“It has been a year, and it isn’t over, something our Minister recognizes. Minister MacLeod also understands that supporting the business of live music is essential so our industry can get back to doing what they do best: creating exponential economic, social and cultural impact for artists, communities and tourism. We were just beginning to harness the true power of live music when COVID struck,” said Erin Benjamin, President & CEO of the CLMA. “With this support we will be able to take all that we have learned and continue to entrench the value our members bring to cities, towns and neighbourhoods across the province through the Music Cities lens.” 

Music Canada’s ‘Music Cities’ framework will provide a proven model to help support communities across the province better leverage their own local live music assets. Designed with world-renowned research that identifies key strategies large and small cities have used to grow their music economies, plans will be implemented to guide the development of local policy and bylaws, and community support that focuses on artists, venues and festivals, the wider supply chain and tourism. 

“A strong, healthy music industry can generate diverse benefits for a community including economic growth, job creation, increased spending, greater tax revenues, and cultural health. Our Music Cities framework has helped communities achieve this success,” said Patrick Rogers, CEO of Music Canada. “Recent research conducted by Music Canada shows that Canadians view live music venues as economic and cultural lifelines within their communities, and they understand that the pandemic will have severe impacts on the long-term viability of the live music sector which affects Canadian culture in the long run. This announcement of support from the provincial government is timely, and necessary support.”

Aimed at bridging the gap to bring the live music sector out of the pandemic, CLMA and Music Canada will seek to explore and recommend initiatives for towns and cities across the province along several categories. These include:

  • Advancing policies that support music and musicians, 
  • Expanding music offices and music Advisory Boards across the province, 
  • Developing initiatives that engage a broader community, 
  • Furthering programs that provide access to music spaces, 
  • Developing audience retention strategies for when it is safe to return to venues, festivals and music spaces, 
  • Nurturing and leveraging strategic relationships with the tourism, business and other key sectors to align and advance rebuild and recovery efforts.

“As our experience in London has demonstrated, music can bring enormous value to the economic and social fabric of a community. The Ontario Government’s financial commitment to live music will create opportunities for artists, reinvigorate venues, delight audiences and will allow us all to revive live,” said Cory Crossman, Music Industry Development Officer, London Music Office.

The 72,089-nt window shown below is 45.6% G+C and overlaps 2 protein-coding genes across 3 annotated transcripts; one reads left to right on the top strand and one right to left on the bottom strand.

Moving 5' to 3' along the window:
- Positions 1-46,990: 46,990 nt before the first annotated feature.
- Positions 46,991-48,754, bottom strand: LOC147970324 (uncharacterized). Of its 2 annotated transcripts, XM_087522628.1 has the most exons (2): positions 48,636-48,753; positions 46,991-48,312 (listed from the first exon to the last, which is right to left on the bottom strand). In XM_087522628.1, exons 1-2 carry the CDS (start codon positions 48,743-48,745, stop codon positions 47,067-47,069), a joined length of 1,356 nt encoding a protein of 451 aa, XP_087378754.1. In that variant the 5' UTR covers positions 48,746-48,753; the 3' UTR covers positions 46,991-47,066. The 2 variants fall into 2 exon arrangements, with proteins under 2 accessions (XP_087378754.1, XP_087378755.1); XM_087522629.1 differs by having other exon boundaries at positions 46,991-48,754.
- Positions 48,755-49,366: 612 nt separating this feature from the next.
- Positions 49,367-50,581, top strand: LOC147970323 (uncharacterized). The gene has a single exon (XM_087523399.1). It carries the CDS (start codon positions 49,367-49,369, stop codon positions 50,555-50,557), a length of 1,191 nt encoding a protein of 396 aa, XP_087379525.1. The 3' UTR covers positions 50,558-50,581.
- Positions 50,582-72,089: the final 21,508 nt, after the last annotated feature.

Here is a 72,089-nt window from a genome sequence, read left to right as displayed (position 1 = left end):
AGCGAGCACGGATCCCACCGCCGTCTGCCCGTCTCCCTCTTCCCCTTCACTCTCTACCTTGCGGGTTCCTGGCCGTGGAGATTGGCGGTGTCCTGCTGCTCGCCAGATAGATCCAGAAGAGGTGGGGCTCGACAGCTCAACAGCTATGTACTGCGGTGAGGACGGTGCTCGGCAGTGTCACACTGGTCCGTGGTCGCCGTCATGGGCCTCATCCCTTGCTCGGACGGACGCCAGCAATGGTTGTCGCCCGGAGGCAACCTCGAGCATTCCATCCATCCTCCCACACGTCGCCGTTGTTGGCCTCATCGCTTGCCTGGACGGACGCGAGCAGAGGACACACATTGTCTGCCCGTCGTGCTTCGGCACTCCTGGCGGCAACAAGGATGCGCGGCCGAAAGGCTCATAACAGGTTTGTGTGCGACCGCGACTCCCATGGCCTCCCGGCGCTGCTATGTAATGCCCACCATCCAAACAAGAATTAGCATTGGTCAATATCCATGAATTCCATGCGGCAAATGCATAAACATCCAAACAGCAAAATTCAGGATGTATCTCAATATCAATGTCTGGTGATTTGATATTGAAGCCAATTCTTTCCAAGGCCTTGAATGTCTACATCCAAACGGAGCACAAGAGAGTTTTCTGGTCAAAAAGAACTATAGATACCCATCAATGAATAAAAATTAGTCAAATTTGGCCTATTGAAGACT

Additionally, the CLMA and Music Canada will work with a range of organizations within the music community to ensure that our shared commitments to equity, diversity and inclusion remain at the forefront.

For more information on the announcement from Lisa MacLeod, Minister of Heritage, Sport, Tourism and Culture Industries please click here.

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About Unison Benevolent Fund
Unison Fund, Canada’s music industry charity, provides counselling and emergency relief services to the Canadian music community in times of hardship or difficulties. For over a decade, Unison has been committed to helping producers, engineers, singers/songwriters, musicians, production crews, and thousands more through our financial assistance and counselling and health solutions programs. For more information, please visit: www.unisonfund.ca. If you can, PLEASE make a donation by visiting www.unisonfund.ca or text the word ‘UNISON’ to 45678 and follow the prompts to donate $10, $20, or $25.  Every donation counts.  Every donation helps.  Let’s keep Canadian music and entertainment ALIVE.

About The Canadian Live Music Association
The Canadian Live Music Association (CLMA) is the voice of Canada’s live music industry. Established in response to an identified need in the live music industry, the CLMA represents venues, clubs, concert promoters, festivals, talent agencies, arenas, performing arts centres, industry associations and networks, as well as suppliers to the sector. Its mission is to entrench the economic, social and cultural value of live music – creating the conditions for concerts to thrive, from coast to coast to coast.

About Music Canada
Music Canada is a non-profit trade organization that represents the major record companies in Canada:  Sony Music Entertainment Canada, Universal Music Canada and Warner Music Canada. Music Canada also works with some of the leading independent record labels and distributors, recording studios, live music venues, concert promoters, managers and artists in the promotion and development of the music cluster.

MEDIA CONTACTS:
Charlotte Thompson, Red Umbrella P.R.
Unison Fund
[email protected]

Erin Benjamin
Canadian Live Music Association (CLMA)
[email protected]
(613) 769-5559

Erica Meekes, Music Canada
[email protected] / (416) 462-1485

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Public Research Findings: Canadians understand the cultural and economic impacts of the pandemic on live music – and its need for continued support